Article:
particularly if a financial crisis develops with your fiat currency and you need an alternative, quickly. For this reason I encourage folks to begin learning about bitcoin and become familiar with handling it. But I also want them to be aware of the risks and not get too excited about it in a way that puts them at financial risk. The principle of diversification is probably the first thing that anyone with disposable income should learn, and it applies here no matter how bullish you get with bitcoin.
One last ping for a while...
One thing about bitcoin, is change happens fast. Since I posted the OP a few minutes ago:
1. The price of Bitcoin has increased over $22 to $416.
2. Bitcoin has been banned in Taiwan, as a knee-jerk reaction to the kidnapping of a Hong Kong billionaire by criminals who demanded the ransom be paid in bitcoin. The ruling was made by an unelected Financial Supervisory Commission, not lawmakers. (So if they’d ask to be paid in cash... ?)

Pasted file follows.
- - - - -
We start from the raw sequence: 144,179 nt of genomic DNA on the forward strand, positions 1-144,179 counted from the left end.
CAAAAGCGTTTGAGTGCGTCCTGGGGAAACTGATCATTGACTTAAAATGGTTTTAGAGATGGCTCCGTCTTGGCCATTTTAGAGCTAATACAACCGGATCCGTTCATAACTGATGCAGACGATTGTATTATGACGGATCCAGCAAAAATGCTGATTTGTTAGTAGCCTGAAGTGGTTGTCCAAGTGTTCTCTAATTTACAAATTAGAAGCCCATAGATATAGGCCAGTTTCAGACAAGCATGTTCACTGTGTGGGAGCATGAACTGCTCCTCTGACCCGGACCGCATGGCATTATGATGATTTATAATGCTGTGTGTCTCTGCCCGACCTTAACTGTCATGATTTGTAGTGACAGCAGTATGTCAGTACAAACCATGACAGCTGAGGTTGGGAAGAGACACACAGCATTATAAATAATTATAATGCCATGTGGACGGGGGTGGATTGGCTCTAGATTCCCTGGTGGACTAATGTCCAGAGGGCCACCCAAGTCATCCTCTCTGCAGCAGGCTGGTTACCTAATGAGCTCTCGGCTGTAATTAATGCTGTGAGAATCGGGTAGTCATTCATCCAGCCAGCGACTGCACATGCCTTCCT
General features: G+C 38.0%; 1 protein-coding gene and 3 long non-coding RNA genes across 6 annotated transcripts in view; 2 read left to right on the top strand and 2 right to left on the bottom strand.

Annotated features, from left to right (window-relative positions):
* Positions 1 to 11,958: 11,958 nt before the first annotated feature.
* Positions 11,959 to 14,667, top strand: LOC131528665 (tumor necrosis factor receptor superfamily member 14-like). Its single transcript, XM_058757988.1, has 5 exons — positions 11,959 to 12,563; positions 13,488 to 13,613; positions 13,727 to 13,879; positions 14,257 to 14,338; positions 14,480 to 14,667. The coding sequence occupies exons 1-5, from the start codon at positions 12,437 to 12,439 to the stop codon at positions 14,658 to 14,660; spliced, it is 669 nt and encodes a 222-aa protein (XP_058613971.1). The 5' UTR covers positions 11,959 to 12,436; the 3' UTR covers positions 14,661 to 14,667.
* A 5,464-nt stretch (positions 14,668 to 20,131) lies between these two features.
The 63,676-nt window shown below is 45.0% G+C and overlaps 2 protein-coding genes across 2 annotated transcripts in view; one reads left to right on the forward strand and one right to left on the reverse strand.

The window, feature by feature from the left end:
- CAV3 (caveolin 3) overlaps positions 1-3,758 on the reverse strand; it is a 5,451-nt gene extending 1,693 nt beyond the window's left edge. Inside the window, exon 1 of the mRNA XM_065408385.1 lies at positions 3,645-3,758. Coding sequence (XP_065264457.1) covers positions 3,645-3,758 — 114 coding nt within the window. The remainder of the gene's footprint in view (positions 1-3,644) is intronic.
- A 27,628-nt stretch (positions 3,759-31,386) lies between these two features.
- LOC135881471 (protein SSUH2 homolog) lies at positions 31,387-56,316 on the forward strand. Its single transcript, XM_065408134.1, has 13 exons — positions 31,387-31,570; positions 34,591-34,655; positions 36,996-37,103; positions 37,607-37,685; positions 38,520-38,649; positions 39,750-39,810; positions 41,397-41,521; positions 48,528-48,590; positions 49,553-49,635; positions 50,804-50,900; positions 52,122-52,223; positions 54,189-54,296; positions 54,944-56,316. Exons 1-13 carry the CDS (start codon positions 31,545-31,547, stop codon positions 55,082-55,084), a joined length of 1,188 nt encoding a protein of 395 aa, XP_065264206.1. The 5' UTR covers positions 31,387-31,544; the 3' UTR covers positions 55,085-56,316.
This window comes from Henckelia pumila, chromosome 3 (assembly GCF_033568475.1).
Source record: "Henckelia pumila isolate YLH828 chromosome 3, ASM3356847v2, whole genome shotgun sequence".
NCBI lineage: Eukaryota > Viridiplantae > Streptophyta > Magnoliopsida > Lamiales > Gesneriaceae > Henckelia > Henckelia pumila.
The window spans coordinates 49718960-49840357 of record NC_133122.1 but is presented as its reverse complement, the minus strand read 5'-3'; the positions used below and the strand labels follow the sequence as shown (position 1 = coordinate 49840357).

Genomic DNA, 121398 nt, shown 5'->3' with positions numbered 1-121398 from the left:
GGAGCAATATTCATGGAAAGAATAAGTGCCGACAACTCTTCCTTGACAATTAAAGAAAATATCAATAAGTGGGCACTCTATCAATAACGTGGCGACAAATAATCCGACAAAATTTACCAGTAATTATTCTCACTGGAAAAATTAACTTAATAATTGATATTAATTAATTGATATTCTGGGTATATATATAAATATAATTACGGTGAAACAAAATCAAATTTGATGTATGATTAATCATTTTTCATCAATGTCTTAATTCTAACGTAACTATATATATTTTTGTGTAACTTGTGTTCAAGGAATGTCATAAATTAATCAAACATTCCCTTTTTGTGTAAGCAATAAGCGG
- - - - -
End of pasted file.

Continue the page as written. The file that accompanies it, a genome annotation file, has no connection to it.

Have you used any coin-tumbling service? Altcoins?
Nice summary. Thank you.
In one case an ordinary guy noticed that some stolen coins were being sent to a mixer. So he threw a couple cents worth of bitcoin into the mixer at the same time. It laundered his money with the stolen funds, and allowed him to tracked the outbound funds. The thief tried to mix his stolen coins dozens of times, and the guy just kept pace with him, tracking it with pennies at a time. Eventually the thief just gave up. People who think they are a guarantee of anonymity are kidding themselves.
Oh, as regards altcoins, I mined dozens of them all through 2014. I still hold small positions (very small) in Dash, Litecoin, Dogecoin, Monero, Bitcoindark, NXT, Pesetacoin, EFL and a few others. And so far as I can tell, I’m the largest holder of Piggycoin outside the development team. ;-)